by Australian Strategies sraff
The Queensland government has been mulling over buying or taking a stake in the wreckage of Virgin Australia – this according to Nikkei, Japan’s news agency, one of the world’s more reliable sources of news.
Not much of a surprise there. The state government is desperate to keep the corporate and technical base of what it hopes will remain Australia’s second airline, based in Brisbane.
One should never underestimate the ability of the Palaszczuk government to spend money like a drunken sailor – witness $4.2 billion of Queensland taxpayers’ money to the Carmichael mine.
It beggars belief that elected ministers could consider taking such a big risk as putting public money down a rathole like Virgin Australia which has over $6 billion in debt. Or that the government could run an airline, when there already is a successful one – the Queensland and Northern Territory Air Services, or QANTAS for short.
To be fair, the state-owned Queensland Investment Corporation appeared to have realised it was digging a hole for itself not long after Cameron Dick, state treasurer, was reported as saying it was thinking of taking an equity stake.
In practice there are now only four shortlisted potential bidders for VA, all of them overseas based; two of them have already been involved in failed airline rescues. The Queensland government is now likely to hitch its wagon to whichever one, if any, gets the final nod from Deloitte, Virgin Atlantic’s administrators, to put a detailed package to the creditors next month.
Several bidders are consortia or private equity groups, but those named on May 18 do not show existing shareholders – Singapore Airlines, Etihad, two airlines from China or Richard Branson’s Virgin Group — as lead bidders, nor any other airline of note.
The two potential bidders involved in airlines that collapsed or needed government support are New York-based investment fund Cyrus Capital and Indigo Partners. Indigo is owner of an American budget carrier, Frontier Airlines, and the Hungary-based Wizz Air. Both airlines have had government bailouts. Cyrus Capital has been active in the airline sector, partnering with Richard Branson in the launch of Virgin America before it was sold to Alaska Air. It was also involved in talks to bailout UK airline FlyBe before it fell into administration last year.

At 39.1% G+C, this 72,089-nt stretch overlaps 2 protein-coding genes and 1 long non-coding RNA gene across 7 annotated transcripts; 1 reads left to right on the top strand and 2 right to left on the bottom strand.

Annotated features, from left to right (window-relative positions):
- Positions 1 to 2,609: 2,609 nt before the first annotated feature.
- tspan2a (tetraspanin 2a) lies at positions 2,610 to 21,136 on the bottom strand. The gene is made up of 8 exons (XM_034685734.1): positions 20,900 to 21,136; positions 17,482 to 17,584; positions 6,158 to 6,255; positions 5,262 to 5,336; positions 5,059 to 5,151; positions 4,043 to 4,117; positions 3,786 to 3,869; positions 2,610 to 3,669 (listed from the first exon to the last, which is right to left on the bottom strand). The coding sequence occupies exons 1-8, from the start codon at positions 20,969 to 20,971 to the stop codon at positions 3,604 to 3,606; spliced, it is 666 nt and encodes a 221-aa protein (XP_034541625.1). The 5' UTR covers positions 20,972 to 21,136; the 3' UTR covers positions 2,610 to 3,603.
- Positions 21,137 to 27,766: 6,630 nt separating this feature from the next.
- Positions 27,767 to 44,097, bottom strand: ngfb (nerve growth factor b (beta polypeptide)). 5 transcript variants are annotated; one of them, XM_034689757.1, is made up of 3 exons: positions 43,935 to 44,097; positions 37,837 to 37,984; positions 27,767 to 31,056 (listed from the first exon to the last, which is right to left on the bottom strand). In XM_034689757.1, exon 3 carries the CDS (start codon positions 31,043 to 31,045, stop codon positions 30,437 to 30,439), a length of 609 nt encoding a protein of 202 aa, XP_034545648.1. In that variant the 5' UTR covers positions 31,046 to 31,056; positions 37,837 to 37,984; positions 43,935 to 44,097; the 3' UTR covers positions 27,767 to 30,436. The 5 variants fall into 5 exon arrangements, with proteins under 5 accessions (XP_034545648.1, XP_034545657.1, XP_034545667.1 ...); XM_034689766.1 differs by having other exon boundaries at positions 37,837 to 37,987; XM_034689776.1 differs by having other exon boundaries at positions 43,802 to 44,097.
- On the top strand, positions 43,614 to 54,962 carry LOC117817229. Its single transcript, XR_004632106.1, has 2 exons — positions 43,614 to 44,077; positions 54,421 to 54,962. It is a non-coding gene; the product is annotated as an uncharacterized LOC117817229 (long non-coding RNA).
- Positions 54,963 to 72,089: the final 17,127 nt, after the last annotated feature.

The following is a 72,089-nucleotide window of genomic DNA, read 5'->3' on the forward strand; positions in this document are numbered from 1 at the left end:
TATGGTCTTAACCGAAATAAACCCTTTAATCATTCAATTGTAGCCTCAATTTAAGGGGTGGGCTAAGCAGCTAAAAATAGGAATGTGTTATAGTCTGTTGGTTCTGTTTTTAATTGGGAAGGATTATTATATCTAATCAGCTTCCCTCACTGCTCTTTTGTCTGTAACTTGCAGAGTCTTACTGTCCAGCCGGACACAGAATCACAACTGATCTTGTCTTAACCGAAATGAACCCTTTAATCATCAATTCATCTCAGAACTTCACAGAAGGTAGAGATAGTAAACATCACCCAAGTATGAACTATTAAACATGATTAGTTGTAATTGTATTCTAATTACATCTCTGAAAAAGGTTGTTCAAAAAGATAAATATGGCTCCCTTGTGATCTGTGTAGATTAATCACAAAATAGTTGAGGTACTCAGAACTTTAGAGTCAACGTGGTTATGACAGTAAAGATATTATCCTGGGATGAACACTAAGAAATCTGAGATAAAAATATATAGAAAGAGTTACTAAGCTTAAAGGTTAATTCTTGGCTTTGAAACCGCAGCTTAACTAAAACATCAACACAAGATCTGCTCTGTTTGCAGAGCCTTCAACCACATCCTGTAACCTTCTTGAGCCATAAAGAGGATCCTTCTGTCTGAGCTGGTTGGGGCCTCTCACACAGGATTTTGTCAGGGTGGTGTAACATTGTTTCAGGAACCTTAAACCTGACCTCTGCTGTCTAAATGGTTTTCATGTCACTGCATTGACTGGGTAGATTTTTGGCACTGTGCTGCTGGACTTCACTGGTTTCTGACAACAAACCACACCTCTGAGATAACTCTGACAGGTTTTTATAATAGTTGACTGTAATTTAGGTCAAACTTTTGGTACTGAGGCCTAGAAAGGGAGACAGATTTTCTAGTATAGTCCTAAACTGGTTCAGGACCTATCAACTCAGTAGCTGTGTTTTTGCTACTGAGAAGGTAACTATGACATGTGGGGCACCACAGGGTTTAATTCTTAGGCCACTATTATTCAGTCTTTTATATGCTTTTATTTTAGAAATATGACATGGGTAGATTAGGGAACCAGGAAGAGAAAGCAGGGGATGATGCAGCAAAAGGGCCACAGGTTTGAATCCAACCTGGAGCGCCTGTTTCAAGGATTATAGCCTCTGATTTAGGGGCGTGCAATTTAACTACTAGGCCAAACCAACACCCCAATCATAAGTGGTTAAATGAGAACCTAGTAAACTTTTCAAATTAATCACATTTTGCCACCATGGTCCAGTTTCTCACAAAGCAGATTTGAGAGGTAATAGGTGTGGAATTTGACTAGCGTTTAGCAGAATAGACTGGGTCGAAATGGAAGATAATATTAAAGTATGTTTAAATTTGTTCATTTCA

So, the question now being asked is could any of these potential owners keep the airline going, or even gather together enough money to satisfy the creditors?
It’s doubtful. First, Virgin Australia is running out of cash. The $100 million it has may not be enough to keep even the very limited operations going until one of the four shortlisted bidders – or another white knight – has done its due diligence. Its fleet needs reshaping for whatever future a new owner has in mind and, inevitably, some of its planes will be surplus to requirements. (Right across the world there are newer and better aircraft for sale or lease at knockdown prices).
The airline will need a new management. Virgin Australia was already in financial trouble during the years when it was run by the affable John Borghetti, a man of smooth talking and excessive optimism who bid to challenge Alan Joyce’s Qantas for the profitable business market, and seduced much of the Australian mainstream media. Aviation and travel journalists extended the same indulgence to Borghetti’s successor, Paul Scurrah in fairness, Scurrah probably arrived too late to staunch the losses, while also having to deal with five major shareholders, and grasp the complexities of fighting a formidable foe in both domestic and international markets. Scurrah made mistakes, like selling off 65 per cent of VA’s frequent flyer program, Velocity. As Joyce was turning Qantas round from huge losses to profits, Scurrah piled up debt of over $6 billion.